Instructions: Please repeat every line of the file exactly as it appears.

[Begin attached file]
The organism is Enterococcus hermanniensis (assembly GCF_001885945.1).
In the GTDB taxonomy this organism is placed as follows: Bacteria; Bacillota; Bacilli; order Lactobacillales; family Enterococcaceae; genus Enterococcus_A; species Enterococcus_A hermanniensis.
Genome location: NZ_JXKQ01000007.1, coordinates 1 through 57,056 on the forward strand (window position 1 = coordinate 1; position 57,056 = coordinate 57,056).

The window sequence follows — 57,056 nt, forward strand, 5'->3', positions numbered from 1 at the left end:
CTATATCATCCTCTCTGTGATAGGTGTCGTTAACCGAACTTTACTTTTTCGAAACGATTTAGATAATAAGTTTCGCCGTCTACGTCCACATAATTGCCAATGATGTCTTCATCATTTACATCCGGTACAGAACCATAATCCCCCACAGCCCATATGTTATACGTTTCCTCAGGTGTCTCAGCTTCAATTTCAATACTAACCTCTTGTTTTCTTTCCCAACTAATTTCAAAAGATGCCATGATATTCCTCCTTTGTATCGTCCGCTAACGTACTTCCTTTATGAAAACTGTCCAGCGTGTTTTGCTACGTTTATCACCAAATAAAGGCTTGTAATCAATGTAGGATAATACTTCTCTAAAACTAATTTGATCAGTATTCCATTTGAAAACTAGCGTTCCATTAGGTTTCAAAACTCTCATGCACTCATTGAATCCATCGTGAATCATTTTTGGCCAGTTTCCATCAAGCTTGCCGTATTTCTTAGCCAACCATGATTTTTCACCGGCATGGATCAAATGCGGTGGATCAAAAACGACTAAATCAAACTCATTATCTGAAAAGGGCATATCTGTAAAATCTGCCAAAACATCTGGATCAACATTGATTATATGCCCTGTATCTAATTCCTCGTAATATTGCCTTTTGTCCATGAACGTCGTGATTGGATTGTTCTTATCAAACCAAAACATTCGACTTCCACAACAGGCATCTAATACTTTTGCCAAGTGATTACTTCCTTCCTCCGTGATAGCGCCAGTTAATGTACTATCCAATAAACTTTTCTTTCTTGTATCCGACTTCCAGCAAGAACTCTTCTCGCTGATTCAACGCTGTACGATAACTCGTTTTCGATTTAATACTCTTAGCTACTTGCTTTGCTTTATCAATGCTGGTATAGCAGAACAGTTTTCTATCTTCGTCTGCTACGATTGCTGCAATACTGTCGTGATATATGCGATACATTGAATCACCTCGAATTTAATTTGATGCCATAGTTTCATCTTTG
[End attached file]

The organism is Enterococcus hermanniensis (assembly GCF_001885945.1).
In the GTDB taxonomy this organism is placed as follows: Bacteria; Bacillota; Bacilli; order Lactobacillales; family Enterococcaceae; genus Enterococcus_A; species Enterococcus_A hermanniensis.
Genome location: NZ_JXKQ01000007.1, coordinates 1 through 57,056 on the forward strand (window position 1 = coordinate 1; position 57,056 = coordinate 57,056).

The window sequence follows — 57,056 nt, forward strand, 5'->3', positions numbered from 1 at the left end:
CTATATCATCCTCTCTGTGATAGGTGTCGTTAACCGAACTTTACTTTTTCGAAACGATTTAGATAATAAGTTTCGCCGTCTACGTCCACATAATTGCCAATGATGTCTTCATCATTTACATCCGGTACAGAACCATAATCCCCCACAGCCCATATGTTATACGTTTCCTCAGGTGTCTCAGCTTCAATTTCAATACTAACCTCTTGTTTTCTTTCCCAACTAATTTCAAAAGATGCCATGATATTCCTCCTTTGTATCGTCCGCTAACGTACTTCCTTTATGAAAACTGTCCAGCGTGTTTTGCTACGTTTATCACCAAATAAAGGCTTGTAATCAATGTAGGATAATACTTCTCTAAAACTAATTTGATCAGTATTCCATTTGAAAACTAGCGTTCCATTAGGTTTCAAAACTCTCATGCACTCATTGAATCCATCGTGAATCATTTTTGGCCAGTTTCCATCAAGCTTGCCGTATTTCTTAGCCAACCATGATTTTTCACCGGCATGGATCAAATGCGGTGGATCAAAAACGACTAAATCAAACTCATTATCTGAAAAGGGCATATCTGTAAAATCTGCCAAAACATCTGGATCAACATTGATTATATGCCCTGTATCTAATTCCTCGTAATATTGCCTTTTGTCCATGAACGTCGTGATTGGATTGTTCTTATCAAACCAAAACATTCGACTTCCACAACAGGCATCTAATACTTTTGCCAAGTGATTACTTCCTTCCTCCGTGATAGCGCCAGTTAATGTACTATCCAATAAACTTTTCTTTCTTGTATCCGACTTCCAGCAAGAACTCTTCTCGCTGATTCAACGCTGTACGATAACTCGTTTTCGATTTAATACTCTTAGCTACTTGCTTTGCTTTATCAATGCTGGTATAGCAGAACAGTTTTCTATCTTCGTCTGCTACGATTGCTGCAATACTGTCGTGATATATGCGATACATTGAATCACCTCGAATTTAATTTGATGCCATAGTTTCATCTTTG